Rutland Collieries - There were four (nos. 1-4) in the Ilkeston area as far as I know, all owned by the Duke of Rutland (Manners family). These were fairly early "deep" pits

Name of Colliery

Where Situated

Who Owned

172. Salterwood

Denby

George Dawes.

173. Salterwood

Denby

Executors of W. D. Lowe.

174. Salterwood New

Denby

Salterwood Colliery Co.

175. Seymour

Staveley

Staveley Coal and Iron Co. Limited.

176. Shirland

Alfreton

Benton and Woodiwiss.

177. Shady

Alfreton

Seeley Charles and Co.

178. Sheepbridge

Sheepbridge

Sheepbridge Coal and Iron Co. Limited.

179. Shale Cross

New Mills

L and E. Hall.

180. Shallcross

Buxton

Buxton Lime Co.

181. Sicklebrook Lane

Dronfield

Rhodes Brothers.

182. Silkstone

Chesterfield

J. H. Andrew aud Co.

183. Silkstone

Chesterfield

Chesterfield and Boythorpe Colliery Co.

184. Silkstone

Chesterfield

Messrs. Barnes.

185. Silkstone

Belper

W. C. Cursham.

186. Silkstone

Clay Cross

Thomas Houldsworth.

187. Simmondsley

Glossop

Jowitt and Clayton.

188. Silkstone Main

Dronfield

Andrews Brothers.

189. Sleights Nos.1 and 2

Pinxton

Coke and Co.

190. Snowdon Lane

Dronfield

C. Swift.

191. Snowdon Lane

Eckington

Swift and Allen.

192. Southgate

Clowne

Shire Oaks Colliery Co. Limited.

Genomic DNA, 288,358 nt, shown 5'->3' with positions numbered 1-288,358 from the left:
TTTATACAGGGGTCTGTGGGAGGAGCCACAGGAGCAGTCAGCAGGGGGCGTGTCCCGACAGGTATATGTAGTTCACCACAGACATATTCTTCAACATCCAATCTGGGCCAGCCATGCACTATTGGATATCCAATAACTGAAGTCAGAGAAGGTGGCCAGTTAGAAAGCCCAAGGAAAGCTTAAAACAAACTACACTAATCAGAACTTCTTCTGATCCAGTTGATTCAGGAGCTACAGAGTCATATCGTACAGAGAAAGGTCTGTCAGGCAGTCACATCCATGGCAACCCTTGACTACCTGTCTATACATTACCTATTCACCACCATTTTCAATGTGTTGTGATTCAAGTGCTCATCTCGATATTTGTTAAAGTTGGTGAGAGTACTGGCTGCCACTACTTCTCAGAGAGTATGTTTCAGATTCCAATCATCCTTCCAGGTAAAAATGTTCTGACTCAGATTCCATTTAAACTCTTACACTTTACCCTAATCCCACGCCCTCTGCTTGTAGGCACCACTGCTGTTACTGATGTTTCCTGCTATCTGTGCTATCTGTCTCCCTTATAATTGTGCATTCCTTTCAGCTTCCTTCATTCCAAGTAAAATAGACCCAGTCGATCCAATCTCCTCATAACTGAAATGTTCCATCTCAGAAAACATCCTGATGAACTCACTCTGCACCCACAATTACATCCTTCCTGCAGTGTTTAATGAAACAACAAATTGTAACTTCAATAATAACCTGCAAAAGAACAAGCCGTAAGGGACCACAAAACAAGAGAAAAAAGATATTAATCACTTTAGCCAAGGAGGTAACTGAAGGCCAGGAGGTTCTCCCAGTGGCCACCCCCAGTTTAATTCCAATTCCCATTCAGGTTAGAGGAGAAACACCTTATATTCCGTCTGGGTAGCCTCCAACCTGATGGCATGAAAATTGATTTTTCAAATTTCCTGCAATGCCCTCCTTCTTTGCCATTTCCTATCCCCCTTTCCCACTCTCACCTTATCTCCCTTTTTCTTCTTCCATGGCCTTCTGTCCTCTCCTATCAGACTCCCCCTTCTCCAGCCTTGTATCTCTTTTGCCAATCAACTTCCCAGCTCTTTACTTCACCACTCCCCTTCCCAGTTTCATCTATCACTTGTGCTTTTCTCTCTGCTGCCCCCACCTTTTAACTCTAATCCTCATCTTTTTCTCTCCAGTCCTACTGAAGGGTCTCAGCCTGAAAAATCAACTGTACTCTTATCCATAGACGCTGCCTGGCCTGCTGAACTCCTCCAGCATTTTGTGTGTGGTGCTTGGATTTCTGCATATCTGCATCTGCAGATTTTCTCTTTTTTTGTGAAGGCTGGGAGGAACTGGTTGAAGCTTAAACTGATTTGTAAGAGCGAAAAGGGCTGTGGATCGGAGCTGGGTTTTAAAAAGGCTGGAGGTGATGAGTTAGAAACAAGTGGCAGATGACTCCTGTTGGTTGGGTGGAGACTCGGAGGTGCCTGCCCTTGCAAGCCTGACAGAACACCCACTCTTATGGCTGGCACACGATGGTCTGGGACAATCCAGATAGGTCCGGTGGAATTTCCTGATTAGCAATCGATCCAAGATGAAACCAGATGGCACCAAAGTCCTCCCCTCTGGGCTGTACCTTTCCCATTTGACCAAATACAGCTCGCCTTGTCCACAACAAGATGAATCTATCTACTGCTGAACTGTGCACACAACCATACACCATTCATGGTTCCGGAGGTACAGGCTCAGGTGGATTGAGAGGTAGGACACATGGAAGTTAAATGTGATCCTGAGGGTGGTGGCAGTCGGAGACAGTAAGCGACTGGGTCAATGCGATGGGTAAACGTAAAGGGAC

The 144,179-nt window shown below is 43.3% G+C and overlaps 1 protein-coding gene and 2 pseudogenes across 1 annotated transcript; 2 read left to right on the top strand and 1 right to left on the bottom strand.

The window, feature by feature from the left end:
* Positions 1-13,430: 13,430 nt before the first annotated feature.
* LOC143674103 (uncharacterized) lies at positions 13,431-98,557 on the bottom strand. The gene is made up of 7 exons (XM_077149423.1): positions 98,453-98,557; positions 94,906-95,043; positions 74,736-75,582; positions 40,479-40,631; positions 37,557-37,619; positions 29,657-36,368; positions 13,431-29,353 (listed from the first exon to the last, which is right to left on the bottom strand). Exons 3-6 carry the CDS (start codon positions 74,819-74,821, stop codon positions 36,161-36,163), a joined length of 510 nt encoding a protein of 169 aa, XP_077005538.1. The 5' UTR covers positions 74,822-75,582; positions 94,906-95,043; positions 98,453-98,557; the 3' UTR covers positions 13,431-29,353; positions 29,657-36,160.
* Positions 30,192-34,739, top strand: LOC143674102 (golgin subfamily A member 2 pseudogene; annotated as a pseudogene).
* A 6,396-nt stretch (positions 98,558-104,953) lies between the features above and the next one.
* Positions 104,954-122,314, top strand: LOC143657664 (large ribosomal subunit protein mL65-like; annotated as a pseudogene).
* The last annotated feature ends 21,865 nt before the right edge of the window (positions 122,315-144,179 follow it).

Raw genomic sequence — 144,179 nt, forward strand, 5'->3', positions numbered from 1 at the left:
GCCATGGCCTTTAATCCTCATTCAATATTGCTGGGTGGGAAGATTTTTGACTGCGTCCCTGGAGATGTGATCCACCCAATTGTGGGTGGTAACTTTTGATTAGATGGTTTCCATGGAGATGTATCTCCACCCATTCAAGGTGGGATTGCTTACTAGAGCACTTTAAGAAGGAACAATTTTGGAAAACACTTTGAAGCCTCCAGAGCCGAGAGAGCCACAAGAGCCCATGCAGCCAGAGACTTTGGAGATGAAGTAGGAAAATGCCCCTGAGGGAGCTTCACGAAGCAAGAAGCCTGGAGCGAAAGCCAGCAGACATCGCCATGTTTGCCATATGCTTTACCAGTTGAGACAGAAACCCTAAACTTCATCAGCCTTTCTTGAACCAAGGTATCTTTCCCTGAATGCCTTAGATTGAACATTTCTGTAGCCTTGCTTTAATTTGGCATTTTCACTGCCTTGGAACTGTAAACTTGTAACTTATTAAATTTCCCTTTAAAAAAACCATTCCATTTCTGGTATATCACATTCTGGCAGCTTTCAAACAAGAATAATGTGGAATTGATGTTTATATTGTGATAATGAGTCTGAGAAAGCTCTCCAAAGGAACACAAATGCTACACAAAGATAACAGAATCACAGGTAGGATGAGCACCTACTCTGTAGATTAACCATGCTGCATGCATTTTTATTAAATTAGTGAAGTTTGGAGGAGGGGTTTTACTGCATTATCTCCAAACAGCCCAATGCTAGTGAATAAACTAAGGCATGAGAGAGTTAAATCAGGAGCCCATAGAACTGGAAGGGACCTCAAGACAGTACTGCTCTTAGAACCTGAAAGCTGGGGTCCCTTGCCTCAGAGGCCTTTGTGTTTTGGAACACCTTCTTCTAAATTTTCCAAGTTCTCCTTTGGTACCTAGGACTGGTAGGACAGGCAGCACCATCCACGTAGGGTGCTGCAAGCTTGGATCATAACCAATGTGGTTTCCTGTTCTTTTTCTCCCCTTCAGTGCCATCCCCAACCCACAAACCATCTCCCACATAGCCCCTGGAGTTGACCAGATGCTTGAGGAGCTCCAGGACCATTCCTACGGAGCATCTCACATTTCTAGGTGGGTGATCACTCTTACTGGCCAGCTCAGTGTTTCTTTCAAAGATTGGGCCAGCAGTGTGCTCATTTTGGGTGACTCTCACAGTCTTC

193. Speedwell

Staveley

Staveley Coal and Iron Co.

194. Springwell

Chesterfield

Staveley Coal and Iron Co.

195. Stanhope

Swadlincote

Maples and Co.

196. Stanhope

Swadlincote

J. and N. Nadin.

197. Stanley

Stanley

G. and T. Small.

198. Stanton

Buxton

J. and N. Nadin and Co.

199. Stonyford

Langley Mill

J. Oakes and Co.

200. Storforth Lane

Chesterfield

Dr. Cornelius Black.

201. Stretton

Clay Cross

Sretton Colliery Co.

202. Summerley

Unstone

Jas. Rhodes.

203. St Johns

Staveley

Evans, Wigfield and Co

204. Sutton

Chesterfield

William Arkwright.

205. Swanwick (Deep)

Alfreton

C. R. P. Morewood.

206. Swanwick (Old)

Alfreton

C. R. P. Morewood.

207. Swadlincote. Nos.1,2,3

Alfreton

James Woodward.

208. Swadlincote

Burton

Hall and Boardman.


Selston - New Selston colliery was sunk by James Oakes and Co and coal was transported by a private rail from this pit to Pye Hill which later became Pye Hill No2 at Jacksdale. The entrance to the colliery was opposite Lindley Street in Selston. The pit was known locally as the Bull pit from being close to The Bull and Butcher public house.


Sherwood

Sherwood Colliery between 1902 and 1903 two shafts were sunk at Sherwood by Sherwood Colliery Company. Pits in the concealed seam were large and had great impact on the countryside. By 1934, Sherwood had pit head baths, and in 1983 both winders were electrified. Production had ceased by 1992.

Sherwood, taken from cab of loco in 1986. Steve Burgess


Shipley - In operation 1824 Behind Michael House School Shaft used for emergencies for Woodside.
Shire Oaks, "Nos. 1 & 2" Shire Oaks. Originally owned by Shire Oaks Colliery Co., Worksop
Silverhill, "No. 1" Mansfield. Originally owned by Stanton Iron Co., Teversall, Mansfield
Silverhill, "No. 2" Mansfield. Originally owned by Stanton Iron Co., Teversall, Mansfield

Silverwood Silverwood Colliery, Yorkshire, was situated between the Villages of Thrybergh and Ravenfield.